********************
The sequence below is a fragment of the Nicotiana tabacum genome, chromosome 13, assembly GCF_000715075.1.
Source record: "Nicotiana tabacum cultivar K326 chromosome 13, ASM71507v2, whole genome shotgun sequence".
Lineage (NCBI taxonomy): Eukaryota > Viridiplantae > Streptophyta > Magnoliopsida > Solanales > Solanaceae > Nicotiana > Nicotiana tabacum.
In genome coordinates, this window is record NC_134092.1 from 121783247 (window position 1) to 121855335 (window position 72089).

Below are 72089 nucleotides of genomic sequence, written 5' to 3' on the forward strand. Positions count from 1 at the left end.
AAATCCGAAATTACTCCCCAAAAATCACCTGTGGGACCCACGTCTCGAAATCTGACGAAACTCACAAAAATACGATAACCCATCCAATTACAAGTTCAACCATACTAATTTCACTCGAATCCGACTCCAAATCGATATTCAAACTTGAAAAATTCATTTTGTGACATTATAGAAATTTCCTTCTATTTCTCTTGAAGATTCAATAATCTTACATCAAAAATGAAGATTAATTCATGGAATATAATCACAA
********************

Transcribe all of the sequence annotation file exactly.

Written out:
The sequence below is a fragment of the Nicotiana tabacum genome, chromosome 13, assembly GCF_000715075.1.
Source record: "Nicotiana tabacum cultivar K326 chromosome 13, ASM71507v2, whole genome shotgun sequence".
Lineage (NCBI taxonomy): Eukaryota > Viridiplantae > Streptophyta > Magnoliopsida > Solanales > Solanaceae > Nicotiana > Nicotiana tabacum.
In genome coordinates, this window is record NC_134092.1 from 121783247 (window position 1) to 121855335 (window position 72089).

Below are 72089 nucleotides of genomic sequence, written 5' to 3' on the forward strand. Positions count from 1 at the left end.
AAATCCGAAATTACTCCCCAAAAATCACCTGTGGGACCCACGTCTCGAAATCTGACGAAACTCACAAAAATACGATAACCCATCCAATTACAAGTTCAACCATACTAATTTCACTCGAATCCGACTCCAAATCGATATTCAAACTTGAAAAATTCATTTTGTGACATTATAGAAATTTCCTTCTATTTCTCTTGAAGATTCAATAATCTTACATCAAAAATGAAGATTAATTCATGGAATATAATCACAA